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Why This Matters: The 645,000 federal vehicles pale in comparison to the 276 million vehicles (paywall) on the road in the USA, but the signal the Biden climate EO sends is clear. Despite the favorable publicity and increasing affordability, EVs represent less than 2% of automobile sales in the U.S. Dan Becker, director of the Safe Climate Transport Campaign at the Center for Biological Diversity, said (paywall) the directive is “a good first step that allows the federal government to show the way. But almost 300 million vehicles would need to follow.” Given the quick about-face by GM, the trend toward EVs is clearly growing.
By The Numbers
The federal fleet includes200,000 passenger vehicles, 78,517 heavy-duty trucks, 47,369 vans, 847 ambulances, and 3 limousines.
As of 2019, only 4,475 government-owned vehicles were electric.
Every year, federal vehicles drive 5 billion miles, expend 400 million gallons of gasoline, and release 7 billion pounds of greenhouse gas into the atmosphere.
Transforming this fleet into an electric powerhouse (pun intended) could reduce the government’s carbon footprint rather significantly, and increase the total number of EVs in the U.S. by 50%. But the question remains: will the public follow suit?
Experts believe that the massive buying power of the U.S. government will help propel the EV market forward and into the public’s garages. “All the positive impacts will reverberate far beyond the federal fleet, because the public sector’s sharp increase in demand for EVs will prime the pump for private-sector fleets and the consumer market,” explained (paywall) Ben Prochazka, national director of the Electrification Coalition.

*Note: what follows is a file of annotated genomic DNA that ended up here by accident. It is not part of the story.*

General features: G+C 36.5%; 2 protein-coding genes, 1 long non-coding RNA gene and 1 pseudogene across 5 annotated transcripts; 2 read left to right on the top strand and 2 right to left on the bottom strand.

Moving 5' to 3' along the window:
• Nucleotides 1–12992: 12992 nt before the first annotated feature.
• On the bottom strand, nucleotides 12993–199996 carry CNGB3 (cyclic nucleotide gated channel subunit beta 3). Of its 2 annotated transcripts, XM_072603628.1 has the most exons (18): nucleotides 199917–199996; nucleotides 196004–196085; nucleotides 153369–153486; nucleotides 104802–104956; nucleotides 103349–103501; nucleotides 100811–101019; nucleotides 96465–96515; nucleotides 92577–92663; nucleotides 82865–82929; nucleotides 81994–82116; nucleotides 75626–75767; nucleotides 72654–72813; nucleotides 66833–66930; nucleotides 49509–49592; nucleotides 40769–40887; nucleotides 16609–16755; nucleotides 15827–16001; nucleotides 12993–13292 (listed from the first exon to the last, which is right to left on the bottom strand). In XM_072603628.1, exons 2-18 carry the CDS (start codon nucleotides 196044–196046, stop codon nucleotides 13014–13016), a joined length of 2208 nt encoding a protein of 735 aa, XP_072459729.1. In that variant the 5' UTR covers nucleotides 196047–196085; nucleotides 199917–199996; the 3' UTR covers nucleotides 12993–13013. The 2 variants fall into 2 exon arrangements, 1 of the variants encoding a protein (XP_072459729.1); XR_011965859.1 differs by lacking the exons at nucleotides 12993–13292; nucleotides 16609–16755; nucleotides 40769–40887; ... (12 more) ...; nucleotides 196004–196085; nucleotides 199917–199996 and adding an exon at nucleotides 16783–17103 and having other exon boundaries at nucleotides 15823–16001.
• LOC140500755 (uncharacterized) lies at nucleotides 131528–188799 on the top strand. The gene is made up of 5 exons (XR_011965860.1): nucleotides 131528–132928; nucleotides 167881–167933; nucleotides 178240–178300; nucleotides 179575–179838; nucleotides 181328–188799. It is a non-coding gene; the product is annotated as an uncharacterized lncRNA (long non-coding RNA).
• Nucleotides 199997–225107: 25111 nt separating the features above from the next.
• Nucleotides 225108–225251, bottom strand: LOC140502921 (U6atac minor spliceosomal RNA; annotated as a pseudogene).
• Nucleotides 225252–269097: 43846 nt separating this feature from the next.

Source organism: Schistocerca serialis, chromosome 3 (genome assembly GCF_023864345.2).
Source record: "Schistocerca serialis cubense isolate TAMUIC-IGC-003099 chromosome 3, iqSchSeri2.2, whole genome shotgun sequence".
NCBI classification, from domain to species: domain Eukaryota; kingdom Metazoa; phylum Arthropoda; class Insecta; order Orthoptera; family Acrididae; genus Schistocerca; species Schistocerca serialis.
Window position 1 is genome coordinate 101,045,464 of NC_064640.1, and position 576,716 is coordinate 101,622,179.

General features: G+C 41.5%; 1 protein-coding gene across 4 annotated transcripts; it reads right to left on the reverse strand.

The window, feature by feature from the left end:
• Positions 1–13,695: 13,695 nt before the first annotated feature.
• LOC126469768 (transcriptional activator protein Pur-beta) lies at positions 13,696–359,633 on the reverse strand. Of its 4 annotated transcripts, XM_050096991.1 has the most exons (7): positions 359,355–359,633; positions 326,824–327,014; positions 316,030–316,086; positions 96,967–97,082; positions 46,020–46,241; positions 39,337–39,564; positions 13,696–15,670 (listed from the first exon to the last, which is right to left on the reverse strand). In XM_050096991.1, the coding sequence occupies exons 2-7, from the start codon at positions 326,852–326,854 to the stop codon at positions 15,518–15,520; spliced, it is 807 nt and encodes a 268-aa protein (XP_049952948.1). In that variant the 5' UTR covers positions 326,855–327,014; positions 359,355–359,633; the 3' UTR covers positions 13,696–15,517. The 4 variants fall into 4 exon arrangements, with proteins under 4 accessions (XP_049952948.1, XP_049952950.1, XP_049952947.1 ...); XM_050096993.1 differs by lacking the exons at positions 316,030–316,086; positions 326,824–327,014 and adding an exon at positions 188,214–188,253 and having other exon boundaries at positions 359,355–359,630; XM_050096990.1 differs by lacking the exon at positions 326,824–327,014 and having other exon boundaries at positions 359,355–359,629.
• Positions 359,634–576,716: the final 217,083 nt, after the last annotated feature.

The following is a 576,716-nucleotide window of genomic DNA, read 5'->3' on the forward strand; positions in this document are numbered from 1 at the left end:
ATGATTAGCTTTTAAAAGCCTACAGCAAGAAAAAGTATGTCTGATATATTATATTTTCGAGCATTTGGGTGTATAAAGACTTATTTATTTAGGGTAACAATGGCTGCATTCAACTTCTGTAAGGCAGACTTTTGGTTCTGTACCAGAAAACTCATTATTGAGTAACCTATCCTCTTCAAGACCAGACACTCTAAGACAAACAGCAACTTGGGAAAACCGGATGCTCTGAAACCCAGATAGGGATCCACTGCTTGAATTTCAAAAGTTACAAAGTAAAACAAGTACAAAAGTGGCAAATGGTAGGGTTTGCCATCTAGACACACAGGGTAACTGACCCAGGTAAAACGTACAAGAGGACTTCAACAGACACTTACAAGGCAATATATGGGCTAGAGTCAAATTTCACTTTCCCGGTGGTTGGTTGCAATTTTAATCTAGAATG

North American automakers are currently working on the production of 99 different electric vehicle models, and the EV market continued to grow even as Coronavirus ravaged other markets. The International Energy Administration predicts that by 2030, the global number of battery-powered and hybrid vehicles will increase by 2700%, from just 5 million to 140 million.
The decision, as expected, faces pushback from the fossil fuel industry, which has seen massive losses during the pandemic. David Kreutzer, a senior economist at the pro-fossil fuel Institute for Energy Research told Utility Dive, “President Biden misses two key points — electric vehicles are not all that clean and they are not all that American.” Others worry that Biden’s plan may not have staying power. “It is really important they structure this in such a way that it is an ongoing program that will survive the Biden administration,” said Chris Nelder, a manager with Rocky Mountain Institute’s (RMI) mobility practice.
by Amy Lupica, ODP Staff Writer UN Climate Change has published the Initial NDC Synthesis Report, which evaluated information from 75 parties to the Paris agreement representing 30% of global greenhouse gas emissions. The results: “governments are nowhere close to the level of ambition needed to limit climate change to 1.5 degrees and meet the […]
Why this Matters: Under the Paris Agreement, nations agreed to prevent the rise in global temperature from reaching two degrees Celsius and keeping the rise under 1.5 degrees celsius, but that won’t be possible if our emissions start going up again.
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